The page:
What we'll eventually find in that new world nobody can predict. Coinciding with these sentiments, Japan's Toho studios created one of the most successful and enduring movie monsters -- Godzilla -- which was greatly influenced by the re release of King Kong and The Beast from 20, Fathoms. So popular, in fact, that the creature has returned in over 16 features, and like his Western counterparts, Godzilla is awoken by an American atomic explosion and came from the sea to wreak havoc on Japan.

The initial film was such a box office draw that Toho began churning out formulaic monster movies in successive years, adding additional creatures such as Angurus , Rodan and then Mothra in , while other studios cloned these successes with Gamera etc. Japan also produced a series of nuclear related science fiction movies paralleling American and European ventures. In The Mysterious Satellite benign aliens implore the world powers to direct their atomic hostility away from each other and vent it towards a planet destined to collide with the Earth.

However, extraterrestrials bent only on destruction appeared in The Mysterians , arriving here to breed with healthy Earth women after their own planet has been obliterated by a nuclear catastrophe. Genre scenarios even focused upon regional nuclear testing and fallout effects which provide the source of conflict and horror in The H-Man after a ship is accidentally irradiated, turning the crew into oozing blobs. In Dogora, the Space Monster cells exposed to and mutated by radiation return to Earth as giant tentacled monsters and attack Japan. Yet, if these Japanese monsters are to be read as metaphors for the Bomb and concomitant nuclear destruction, while symbolizing America as a victorious, occupying and economic force literally re-shaping the country , it remains contentious as to why the films are so popular on both sides of the Pacific.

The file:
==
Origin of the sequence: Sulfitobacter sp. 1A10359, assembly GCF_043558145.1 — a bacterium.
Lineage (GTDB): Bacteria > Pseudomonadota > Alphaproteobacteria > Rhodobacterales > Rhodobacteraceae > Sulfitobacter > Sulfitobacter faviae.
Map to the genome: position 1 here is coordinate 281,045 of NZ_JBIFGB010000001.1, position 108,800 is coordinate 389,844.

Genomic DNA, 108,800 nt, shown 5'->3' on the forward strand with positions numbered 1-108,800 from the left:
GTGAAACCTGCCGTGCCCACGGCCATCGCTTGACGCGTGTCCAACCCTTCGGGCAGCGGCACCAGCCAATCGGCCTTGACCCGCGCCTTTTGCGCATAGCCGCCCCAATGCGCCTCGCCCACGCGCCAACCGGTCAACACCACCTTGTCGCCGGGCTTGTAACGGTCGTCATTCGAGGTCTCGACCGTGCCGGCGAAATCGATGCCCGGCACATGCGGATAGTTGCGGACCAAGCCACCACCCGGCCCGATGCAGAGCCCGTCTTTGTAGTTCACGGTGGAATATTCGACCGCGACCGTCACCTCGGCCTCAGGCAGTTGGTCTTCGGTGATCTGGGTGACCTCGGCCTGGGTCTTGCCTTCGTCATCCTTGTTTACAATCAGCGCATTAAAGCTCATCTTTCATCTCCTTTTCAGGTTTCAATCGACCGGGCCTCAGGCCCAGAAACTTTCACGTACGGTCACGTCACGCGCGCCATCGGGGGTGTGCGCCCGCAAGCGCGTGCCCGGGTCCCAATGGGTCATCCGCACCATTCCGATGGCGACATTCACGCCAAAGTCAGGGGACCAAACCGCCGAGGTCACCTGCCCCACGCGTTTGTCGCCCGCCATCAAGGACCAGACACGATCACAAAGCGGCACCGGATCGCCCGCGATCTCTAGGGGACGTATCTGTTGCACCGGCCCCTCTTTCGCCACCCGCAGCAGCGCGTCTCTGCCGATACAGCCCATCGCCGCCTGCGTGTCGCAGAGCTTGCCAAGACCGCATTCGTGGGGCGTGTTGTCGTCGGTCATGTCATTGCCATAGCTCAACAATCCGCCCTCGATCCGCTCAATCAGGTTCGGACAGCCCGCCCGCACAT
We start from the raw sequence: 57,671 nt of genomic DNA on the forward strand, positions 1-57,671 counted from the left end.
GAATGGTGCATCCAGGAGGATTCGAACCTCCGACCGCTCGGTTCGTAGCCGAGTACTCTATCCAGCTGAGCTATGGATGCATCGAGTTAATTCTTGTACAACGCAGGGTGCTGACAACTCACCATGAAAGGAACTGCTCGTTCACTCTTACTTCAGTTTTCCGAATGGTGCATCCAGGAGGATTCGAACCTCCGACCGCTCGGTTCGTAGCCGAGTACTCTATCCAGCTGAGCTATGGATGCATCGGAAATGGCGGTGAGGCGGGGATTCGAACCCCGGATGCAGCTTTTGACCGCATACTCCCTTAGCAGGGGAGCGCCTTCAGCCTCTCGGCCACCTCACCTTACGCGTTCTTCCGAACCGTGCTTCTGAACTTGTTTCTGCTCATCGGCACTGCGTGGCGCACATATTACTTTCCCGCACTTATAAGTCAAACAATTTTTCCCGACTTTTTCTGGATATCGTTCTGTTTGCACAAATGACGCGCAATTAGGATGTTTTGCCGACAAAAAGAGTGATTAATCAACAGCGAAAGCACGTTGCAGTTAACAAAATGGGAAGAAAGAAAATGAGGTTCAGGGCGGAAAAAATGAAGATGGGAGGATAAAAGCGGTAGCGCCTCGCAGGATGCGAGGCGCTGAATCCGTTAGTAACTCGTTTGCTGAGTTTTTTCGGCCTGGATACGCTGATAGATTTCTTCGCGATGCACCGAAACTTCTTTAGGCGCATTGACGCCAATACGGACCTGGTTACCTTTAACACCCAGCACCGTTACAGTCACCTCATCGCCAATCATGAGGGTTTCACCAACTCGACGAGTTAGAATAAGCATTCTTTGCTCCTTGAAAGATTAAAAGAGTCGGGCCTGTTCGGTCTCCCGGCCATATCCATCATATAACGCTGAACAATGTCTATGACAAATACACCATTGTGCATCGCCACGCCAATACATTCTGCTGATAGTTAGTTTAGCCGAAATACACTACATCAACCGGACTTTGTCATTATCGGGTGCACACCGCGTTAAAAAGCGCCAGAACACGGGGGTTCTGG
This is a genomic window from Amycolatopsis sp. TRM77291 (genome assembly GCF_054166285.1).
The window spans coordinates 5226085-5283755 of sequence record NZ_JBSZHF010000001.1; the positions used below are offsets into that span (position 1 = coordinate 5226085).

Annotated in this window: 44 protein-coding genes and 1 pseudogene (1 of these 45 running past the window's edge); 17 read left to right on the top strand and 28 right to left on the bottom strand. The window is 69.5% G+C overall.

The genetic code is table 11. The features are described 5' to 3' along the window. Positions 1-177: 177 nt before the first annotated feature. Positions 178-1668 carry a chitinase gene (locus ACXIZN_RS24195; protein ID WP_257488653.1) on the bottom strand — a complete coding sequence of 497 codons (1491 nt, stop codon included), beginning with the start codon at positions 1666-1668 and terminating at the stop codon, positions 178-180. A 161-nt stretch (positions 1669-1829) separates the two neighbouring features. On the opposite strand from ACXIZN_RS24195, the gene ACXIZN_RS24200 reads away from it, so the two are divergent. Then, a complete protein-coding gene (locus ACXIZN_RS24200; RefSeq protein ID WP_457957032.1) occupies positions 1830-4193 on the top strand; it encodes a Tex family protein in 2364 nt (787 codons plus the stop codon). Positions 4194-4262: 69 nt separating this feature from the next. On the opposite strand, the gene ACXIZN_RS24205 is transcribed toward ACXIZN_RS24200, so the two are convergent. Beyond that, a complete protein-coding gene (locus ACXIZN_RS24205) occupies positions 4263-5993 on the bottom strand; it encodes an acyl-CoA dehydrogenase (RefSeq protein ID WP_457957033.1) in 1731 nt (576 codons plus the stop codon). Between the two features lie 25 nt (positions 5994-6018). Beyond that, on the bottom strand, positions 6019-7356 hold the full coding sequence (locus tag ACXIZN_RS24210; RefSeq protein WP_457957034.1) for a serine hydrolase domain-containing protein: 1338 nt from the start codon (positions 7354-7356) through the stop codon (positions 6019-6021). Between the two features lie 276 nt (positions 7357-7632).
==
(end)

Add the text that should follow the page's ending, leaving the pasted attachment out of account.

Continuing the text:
Atomic Bomb Cinema: The Apocalyptic Imagination on Film / Edition 1

Significantly, human victims in Western cinema traditionally have to reconcile the trauma of radioactive mutation in chosen or enforced isolation. The potency of exposure to nuclear materials often had bizarre consequences for the men subjected to it significantly rarely women, except in an act of retribution like the combustive Pandora's Box of Kiss Me Deadly , all indicating a subtext of sexual alienation.

The Incredible Shrinking Man 's title alone connotes an association of castration anxiety, after the main protagonist has passed through a phosphorescent atomic cloud. In The Atomic Kid , Mickey Rooney develops a tell-tale radioactive glow when sexually aroused, whereas being caught in the aftershock of a detonation leads to the frustrated impotence and compensatory violence of both The Amazing Colossal Man and The Most Dangerous Man Alive ; not released until Similarly, a defecting Soviet rocket scientist caught in a nuclear blast inexplicably turns into a menacing sex fiend in The Beast of Yucca Flats , just as the sexually perverse, cannibalistic patriarch of The Hills Have Eyes , left to die on an atomic testing ground, continued this genre theme well into the Seventies.

Interestingly, an early albeit dismissive portrayal of psychological trauma, i. The scenario was later revised at greater length in Enola Gay Apart from the often illogical and histrionic filmic approaches to atomic war, nuclear anxiety also manifested itself in guises other than the terrestrial monster. As Carl Jung has demonstrated in his pioneering study of the modern UFO, a phenomenon commencing almost immediately after World War II, flying saucer reports reflected a psychological projection of nuclear and cold war fears still apparent in Spielberg's Close Encounters of the Third Kind and E.